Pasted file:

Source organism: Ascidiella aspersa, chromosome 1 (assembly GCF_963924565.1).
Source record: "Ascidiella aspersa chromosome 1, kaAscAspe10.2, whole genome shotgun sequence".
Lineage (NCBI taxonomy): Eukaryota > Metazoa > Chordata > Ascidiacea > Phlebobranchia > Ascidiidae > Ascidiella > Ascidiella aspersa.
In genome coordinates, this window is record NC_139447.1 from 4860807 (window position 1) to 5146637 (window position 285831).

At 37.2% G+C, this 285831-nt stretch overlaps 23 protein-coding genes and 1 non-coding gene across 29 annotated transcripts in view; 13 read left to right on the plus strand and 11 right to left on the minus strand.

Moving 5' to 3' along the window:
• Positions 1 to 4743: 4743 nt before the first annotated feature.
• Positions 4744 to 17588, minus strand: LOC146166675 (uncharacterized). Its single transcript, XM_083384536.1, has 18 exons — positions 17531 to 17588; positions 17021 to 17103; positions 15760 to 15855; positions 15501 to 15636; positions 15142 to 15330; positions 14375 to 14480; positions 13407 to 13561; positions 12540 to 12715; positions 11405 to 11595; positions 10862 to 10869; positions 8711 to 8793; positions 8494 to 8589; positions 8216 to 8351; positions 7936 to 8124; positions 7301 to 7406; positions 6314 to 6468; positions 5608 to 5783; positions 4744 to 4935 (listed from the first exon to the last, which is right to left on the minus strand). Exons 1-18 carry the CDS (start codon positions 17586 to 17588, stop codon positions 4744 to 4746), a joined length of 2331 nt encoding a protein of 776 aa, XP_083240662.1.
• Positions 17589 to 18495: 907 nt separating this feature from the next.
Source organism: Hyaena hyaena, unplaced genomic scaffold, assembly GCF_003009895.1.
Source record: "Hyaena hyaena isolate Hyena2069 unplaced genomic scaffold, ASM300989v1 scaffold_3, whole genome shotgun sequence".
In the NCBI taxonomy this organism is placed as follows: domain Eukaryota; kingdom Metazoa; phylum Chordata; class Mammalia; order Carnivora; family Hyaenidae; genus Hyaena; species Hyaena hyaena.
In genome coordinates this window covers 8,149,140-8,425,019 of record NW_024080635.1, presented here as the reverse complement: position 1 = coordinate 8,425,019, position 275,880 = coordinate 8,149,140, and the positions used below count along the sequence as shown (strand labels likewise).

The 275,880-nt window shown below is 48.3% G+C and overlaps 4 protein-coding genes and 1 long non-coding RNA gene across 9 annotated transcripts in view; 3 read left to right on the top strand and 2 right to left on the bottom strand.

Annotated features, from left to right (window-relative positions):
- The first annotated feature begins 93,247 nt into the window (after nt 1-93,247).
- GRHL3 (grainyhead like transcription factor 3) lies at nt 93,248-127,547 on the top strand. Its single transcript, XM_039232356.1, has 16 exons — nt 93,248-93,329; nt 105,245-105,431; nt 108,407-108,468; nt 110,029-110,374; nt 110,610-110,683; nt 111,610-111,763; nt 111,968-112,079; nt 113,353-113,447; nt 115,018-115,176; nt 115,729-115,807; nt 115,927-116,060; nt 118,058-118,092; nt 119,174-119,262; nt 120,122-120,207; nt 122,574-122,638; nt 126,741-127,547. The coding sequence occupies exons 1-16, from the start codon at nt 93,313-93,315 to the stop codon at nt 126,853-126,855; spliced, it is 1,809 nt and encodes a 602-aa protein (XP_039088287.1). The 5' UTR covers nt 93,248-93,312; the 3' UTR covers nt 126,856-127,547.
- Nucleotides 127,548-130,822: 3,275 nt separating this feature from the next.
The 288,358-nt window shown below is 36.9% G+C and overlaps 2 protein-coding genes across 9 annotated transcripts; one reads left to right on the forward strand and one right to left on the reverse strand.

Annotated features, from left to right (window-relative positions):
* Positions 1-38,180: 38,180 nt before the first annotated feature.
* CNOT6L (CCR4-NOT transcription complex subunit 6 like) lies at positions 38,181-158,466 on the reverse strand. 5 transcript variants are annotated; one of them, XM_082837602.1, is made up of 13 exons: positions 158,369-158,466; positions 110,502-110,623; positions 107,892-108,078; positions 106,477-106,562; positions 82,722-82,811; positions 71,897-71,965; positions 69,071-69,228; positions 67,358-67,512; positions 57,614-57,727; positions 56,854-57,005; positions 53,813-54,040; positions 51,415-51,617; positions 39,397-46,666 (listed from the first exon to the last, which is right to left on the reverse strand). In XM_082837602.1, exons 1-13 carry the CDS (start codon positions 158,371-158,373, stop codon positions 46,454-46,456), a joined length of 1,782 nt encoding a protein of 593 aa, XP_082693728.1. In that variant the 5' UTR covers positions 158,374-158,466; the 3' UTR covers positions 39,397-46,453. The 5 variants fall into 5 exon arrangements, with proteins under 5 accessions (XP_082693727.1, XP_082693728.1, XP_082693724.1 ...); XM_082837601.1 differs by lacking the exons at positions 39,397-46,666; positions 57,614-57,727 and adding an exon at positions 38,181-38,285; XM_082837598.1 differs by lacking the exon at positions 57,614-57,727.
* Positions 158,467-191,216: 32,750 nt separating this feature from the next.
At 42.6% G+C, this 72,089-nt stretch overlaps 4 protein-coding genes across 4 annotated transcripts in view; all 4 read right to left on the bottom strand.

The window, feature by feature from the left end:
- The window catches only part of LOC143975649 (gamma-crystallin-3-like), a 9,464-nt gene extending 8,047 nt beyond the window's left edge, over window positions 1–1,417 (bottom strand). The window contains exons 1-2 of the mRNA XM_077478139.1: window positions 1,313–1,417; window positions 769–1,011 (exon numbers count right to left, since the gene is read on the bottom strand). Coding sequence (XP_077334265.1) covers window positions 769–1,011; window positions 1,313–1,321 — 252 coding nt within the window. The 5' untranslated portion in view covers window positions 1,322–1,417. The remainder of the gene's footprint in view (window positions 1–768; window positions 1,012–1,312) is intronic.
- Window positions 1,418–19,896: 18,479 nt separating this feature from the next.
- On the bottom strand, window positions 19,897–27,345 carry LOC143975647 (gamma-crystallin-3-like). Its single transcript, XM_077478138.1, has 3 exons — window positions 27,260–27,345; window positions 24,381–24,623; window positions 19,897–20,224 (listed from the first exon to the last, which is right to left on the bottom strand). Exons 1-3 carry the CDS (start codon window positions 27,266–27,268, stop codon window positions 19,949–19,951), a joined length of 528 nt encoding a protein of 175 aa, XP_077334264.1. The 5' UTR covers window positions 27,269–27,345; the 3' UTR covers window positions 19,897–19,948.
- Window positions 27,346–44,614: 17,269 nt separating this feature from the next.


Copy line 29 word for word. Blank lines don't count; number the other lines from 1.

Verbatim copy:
- Window positions 27,346–44,614: 17,269 nt separating this feature from the next.